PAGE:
On Sept. 15, 2022, Deputy Attorney General Lisa Monaco released Further Revisions to Corporate Criminal Enforcement Policies Following Discussions with Corporate Crime Advisory Group (“Monaco Memo 2” or “Memo”), expanding on her Oct. 28, 2021 memorandum, Corporate Crime Advisory Group and Initial Revisions to Corporate Criminal Enforcement Policies (“Monaco Memo”). Although the Memo — as is true of all DAG memos governing an Administration’s corporate prosecutions policy — is ostensibly intended as guidance to the attorneys at DOJ and the various United States Attorney’s Offices around the country, it is helpful as a guide to the defense community in advising corporate clients. This most recent version, among other things: 1) focuses on what, how, and when evidence regarding an employee’s misdeeds must be provided to DOJ in order for a company to get cooperation credit; 2) directs each DOJ unit or division that has not already done so to draft its own voluntary disclosure policy “such that the benefits … are clear and predictable”; and 3) provides guidance on how to treat corporate compliance programs, including compensation structures, as an element of compliance for purposes of determining the appropriate resolution of the case, including whether a monitor should be installed. The Memo also clarifies previous pronouncements made in the Monaco Memo regarding a company’s prior misconduct — what is included and what isn’t when deciding a resolution. Finally, in the interests of transparency and consistency, the DAG directs the Criminal Division, as well as other units, to develop guidances regarding compensation metrics in compliance programs and the public monitor selection process, respectively, by year-end.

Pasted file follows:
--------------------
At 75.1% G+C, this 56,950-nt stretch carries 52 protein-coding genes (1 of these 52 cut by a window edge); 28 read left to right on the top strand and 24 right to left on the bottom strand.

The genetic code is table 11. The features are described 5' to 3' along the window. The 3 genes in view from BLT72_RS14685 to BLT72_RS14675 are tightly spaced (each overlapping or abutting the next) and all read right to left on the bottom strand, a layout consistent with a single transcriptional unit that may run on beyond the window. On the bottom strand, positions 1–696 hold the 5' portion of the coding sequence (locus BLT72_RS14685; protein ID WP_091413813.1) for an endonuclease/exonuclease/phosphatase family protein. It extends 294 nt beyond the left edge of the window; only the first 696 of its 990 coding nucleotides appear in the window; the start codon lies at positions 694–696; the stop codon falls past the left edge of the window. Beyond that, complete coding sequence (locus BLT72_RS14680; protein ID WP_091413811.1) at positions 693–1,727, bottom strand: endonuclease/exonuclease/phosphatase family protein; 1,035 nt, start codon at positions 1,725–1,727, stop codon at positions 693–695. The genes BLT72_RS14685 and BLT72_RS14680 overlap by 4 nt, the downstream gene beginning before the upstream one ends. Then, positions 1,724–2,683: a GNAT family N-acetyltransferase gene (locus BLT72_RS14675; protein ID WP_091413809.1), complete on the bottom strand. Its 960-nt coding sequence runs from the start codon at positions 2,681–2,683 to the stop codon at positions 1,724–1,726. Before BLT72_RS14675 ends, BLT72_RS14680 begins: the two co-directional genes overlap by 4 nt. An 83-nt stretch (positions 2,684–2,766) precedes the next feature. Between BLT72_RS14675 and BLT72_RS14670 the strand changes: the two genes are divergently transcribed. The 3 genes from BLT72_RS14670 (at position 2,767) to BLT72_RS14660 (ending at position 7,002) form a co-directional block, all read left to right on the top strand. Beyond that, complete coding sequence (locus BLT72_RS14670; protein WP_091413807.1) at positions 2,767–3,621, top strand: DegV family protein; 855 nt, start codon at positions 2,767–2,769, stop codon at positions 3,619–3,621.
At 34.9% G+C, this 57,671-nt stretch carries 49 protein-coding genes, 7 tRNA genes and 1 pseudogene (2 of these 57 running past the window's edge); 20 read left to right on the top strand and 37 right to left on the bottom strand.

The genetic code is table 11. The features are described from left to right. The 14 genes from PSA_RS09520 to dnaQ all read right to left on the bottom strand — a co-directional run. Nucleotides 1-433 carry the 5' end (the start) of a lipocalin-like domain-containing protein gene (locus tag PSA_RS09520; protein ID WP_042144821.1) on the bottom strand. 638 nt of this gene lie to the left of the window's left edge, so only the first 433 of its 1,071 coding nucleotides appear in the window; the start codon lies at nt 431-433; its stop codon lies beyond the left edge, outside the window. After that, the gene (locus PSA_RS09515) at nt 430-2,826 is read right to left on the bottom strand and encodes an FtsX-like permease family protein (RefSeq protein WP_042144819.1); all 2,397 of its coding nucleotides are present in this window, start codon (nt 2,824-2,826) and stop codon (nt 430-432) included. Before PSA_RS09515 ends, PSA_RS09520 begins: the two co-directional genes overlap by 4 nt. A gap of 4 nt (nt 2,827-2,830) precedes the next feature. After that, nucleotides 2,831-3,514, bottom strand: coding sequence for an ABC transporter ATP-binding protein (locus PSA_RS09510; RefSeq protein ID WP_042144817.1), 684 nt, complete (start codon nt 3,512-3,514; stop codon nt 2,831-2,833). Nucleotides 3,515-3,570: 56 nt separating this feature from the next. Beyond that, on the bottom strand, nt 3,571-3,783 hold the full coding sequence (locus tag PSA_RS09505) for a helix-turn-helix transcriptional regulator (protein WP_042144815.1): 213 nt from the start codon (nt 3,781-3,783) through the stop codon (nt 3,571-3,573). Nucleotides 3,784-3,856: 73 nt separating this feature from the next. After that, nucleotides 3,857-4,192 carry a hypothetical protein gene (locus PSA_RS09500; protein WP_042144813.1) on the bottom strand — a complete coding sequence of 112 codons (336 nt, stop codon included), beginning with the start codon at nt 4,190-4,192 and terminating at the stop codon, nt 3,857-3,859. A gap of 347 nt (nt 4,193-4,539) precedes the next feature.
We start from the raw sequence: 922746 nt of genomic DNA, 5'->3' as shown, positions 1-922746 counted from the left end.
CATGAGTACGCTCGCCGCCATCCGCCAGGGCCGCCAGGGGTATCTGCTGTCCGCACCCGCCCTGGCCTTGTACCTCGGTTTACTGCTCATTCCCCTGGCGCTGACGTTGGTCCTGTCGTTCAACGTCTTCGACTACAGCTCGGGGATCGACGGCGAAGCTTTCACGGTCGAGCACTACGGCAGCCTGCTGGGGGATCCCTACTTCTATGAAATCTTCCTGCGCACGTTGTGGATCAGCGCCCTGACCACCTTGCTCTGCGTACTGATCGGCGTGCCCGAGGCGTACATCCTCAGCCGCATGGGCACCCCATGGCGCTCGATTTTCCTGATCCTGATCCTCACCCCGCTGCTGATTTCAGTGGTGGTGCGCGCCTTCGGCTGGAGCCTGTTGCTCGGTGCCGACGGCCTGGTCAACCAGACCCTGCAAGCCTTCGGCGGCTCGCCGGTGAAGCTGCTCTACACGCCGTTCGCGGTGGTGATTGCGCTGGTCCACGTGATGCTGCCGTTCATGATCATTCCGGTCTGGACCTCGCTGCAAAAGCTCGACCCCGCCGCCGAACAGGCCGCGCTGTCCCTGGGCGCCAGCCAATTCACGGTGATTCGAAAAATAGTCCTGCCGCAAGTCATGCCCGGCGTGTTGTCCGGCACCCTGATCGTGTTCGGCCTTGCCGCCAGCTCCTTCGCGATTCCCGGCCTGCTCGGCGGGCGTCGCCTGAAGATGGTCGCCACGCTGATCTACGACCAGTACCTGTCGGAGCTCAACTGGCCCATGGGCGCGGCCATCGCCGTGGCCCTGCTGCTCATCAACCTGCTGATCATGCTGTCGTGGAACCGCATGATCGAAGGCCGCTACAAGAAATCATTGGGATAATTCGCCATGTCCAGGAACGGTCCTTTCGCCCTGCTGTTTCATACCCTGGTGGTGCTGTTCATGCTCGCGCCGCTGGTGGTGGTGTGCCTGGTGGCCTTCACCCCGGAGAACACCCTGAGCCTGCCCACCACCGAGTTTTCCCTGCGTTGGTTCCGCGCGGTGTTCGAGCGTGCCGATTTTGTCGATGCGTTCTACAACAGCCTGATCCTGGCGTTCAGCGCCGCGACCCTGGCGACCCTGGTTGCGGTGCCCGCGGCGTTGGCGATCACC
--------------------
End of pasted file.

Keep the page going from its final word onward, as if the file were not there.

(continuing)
Prosecution of Individuals

Harking back to the Yates Memo, the DAG memo governing DOJ’s corporate prosecutions policy under the Obama Administration, the Memo reaffirms that individual accountability is one of the Department’s first priorities; companies must disclose wrongdoing by individuals to receive any kind of cooperation credit. The Memo adds that this disclosure must be timely, defined as “swiftly and without delay.” The Memo discusses factors for a prosecutor to consider, such as the expiration of the statute of limitations and the risk of destruction of evidence.

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